The Gospel Topics Essay on Book of Mormon Geography made a statement of fact that I immediately pointed out was actually nothing more than editorial opinion. This is a common drafting error, but it should have been caught by whoever edited the document.
Unless the editorial opinion is agenda-driven, which we all hope is not the case.
Here is the statement:
The Prophet Joseph Smith himself accepted what he felt was evidence of Book of Mormon civilizations in both North America and Central America.
The statement would have been accurate had it said "It is possible that Joseph..." or "Some believe that Joseph..." Or even, "there is evidence that Joseph..."
But to declare what Joseph accepted and felt is not factual because there is no known document written or dictated by Joseph Smith, nor any recorded statement by Joseph, that supports this statement.*
It is pure mind-reading.
Look at the language in the essay. "Joseph Smith himself accepted." That is not only mind-reading (no one can say what he accepted when he never articulated such acceptance), but the insertion of "himself" is a rhetorical device used to convey authority for the specific proposition he allegedly "accepted."
The next mind-reading is here: "what he felt was evidence."
The footnote at the end of this post discusses the evidence from 1841 and 1842 that M2C intellectuals usually cite for this claim, but as you'll see, it is merely conjecture, not fact. And that evidence was not cited in the essay anyway.
BTW, I proposed changes to the essay to correct factual errors. Most of my proposals were ignored. Consequently, this and other errors remain in the current version.
Of course, the statement in the Gospel Topics Essay is now being quoted everywhere as the official Church position on what Joseph thought and taught.
But it's a false tradition. It teaches the youth of the Church (and everyone in the world) that Joseph learned Book of Mormon geography from a popular travel book.
This false tradition exalts academic inquiry (only by those trained in the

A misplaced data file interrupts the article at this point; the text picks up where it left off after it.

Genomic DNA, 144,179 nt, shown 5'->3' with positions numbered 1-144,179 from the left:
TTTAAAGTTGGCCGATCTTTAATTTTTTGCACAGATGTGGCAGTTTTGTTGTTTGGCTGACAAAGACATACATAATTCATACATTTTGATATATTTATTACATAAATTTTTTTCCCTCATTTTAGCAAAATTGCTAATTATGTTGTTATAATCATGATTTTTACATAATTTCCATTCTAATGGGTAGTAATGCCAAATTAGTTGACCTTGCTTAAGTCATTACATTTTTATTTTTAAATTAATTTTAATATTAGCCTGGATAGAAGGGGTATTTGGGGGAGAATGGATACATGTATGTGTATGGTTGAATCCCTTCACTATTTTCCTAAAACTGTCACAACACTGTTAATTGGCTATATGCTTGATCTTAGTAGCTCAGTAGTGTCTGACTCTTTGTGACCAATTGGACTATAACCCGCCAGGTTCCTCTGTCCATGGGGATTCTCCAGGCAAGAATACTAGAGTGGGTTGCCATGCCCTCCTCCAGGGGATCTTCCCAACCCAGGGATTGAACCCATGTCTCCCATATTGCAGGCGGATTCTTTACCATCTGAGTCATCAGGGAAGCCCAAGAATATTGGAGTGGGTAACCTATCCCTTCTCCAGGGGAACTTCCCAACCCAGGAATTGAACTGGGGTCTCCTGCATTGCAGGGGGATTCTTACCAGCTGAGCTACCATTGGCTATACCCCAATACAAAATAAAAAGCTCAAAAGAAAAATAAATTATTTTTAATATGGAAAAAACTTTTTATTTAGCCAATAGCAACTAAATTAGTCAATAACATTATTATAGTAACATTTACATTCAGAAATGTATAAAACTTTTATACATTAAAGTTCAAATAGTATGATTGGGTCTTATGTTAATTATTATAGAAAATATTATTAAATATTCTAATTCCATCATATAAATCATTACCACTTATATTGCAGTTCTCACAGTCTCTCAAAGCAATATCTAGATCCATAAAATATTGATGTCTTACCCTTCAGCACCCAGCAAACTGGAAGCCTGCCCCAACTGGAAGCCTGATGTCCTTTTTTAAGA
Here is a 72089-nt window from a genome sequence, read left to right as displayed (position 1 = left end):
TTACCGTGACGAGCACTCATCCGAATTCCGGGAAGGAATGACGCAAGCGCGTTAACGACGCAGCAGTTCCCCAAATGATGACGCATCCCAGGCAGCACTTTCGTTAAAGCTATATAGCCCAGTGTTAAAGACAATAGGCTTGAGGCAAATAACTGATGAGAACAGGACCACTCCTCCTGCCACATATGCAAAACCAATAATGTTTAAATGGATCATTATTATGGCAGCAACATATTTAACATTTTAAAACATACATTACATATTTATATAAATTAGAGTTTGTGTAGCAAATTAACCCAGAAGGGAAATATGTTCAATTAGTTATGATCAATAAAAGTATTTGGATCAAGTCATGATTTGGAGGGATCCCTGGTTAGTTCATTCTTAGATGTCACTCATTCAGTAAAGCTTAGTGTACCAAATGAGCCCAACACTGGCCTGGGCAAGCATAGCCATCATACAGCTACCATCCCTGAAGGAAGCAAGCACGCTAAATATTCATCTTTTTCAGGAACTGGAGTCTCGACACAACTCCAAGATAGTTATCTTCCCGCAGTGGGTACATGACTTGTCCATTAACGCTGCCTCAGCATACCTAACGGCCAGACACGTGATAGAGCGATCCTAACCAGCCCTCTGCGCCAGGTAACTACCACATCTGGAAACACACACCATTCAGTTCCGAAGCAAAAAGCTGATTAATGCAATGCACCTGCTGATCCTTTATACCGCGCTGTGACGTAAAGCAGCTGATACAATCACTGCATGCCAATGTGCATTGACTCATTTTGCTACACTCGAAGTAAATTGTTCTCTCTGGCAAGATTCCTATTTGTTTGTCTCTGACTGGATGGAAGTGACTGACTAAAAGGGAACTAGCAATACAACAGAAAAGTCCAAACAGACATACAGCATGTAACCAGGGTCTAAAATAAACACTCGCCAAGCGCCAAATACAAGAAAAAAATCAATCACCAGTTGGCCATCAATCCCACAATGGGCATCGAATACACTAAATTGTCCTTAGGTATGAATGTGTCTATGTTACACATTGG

Joseph explicitly claimed that he was informed by Moroni "concerning the aboriginal inhabitants of this country and shown who they were, and from whence they came; a brief sketch of their origin, progress, civilization, laws, governments, of their righteousness and iniquity, and the blessings of God being finally withdrawn from them as a people, was made known unto me."
[Source: the Wentworth letter, available here: https://www.lds.org/study/ensign/2002/07/the-wentworth-letter?lang=eng. Remember, don't read the Wentworth letter in the Joseph Smith lesson manual because critical passages were censored by the Correlation Department to accommodate M2C.]
Note that the Wentworth letter was published in the Times and Seasons on March 1, 1842, well after the supposed evidence that he learned the geography from a popular travel book. The M2C intellectuals (and the Gospel Topics Essay) want us to believe that Joseph was more persuaded by the popular travel book than by what Moroni taught him.
Aside from the inherent problem of creating and spreading a false tradition, the application in this case is especially tragic.
The Gospel Topics Essay uses the statement to cast doubt on what the prophets and apostles have always taught about the New York Cumorah.
Let's say, for sake of argument, that Joseph Smith did actually learn Book of Mormon geography from a travel book in 1841-1842. Let's even say he thought ruins in Central America were built by the Nephites, despite what Moroni taught him.
That still has nothing to do with what he taught about the New York Cumorah.
Both before and after 1842, Joseph's own brothers republished Letter VII in official Church newspapers. Don Carlos, at Joseph's direction, republished Letter VII in early 1841 in the Times and Seasons. Joseph's brother William, one of the Twelve Apostles, republished Letter VII in 1844 in the Church newspaper in New York City titled The Prophet. Letter VII appeared two days after Joseph was martyred in Carthage.
And, of course, Joseph specifically referred to Cumorah in his September 1842 letter, originally published in the Times and Seasons and now canonized as D&C 128:20.
Consequently, the false tradition established in the Gospel Topics essay still has nothing to say about what Joseph, Oliver, and all the other prophets and apostles have consistently taught about the New York Cumorah.
Nevertheless, M2C intellectuals continue to claim that because Joseph learned Book of Mormon geography from a travel book, he must have also changed his mind about the New York Cumorah. That's the fundamental premise of M2C.
In the Preface to the second edition of my book Brought to Light, I wrote this observation about what we can say about history: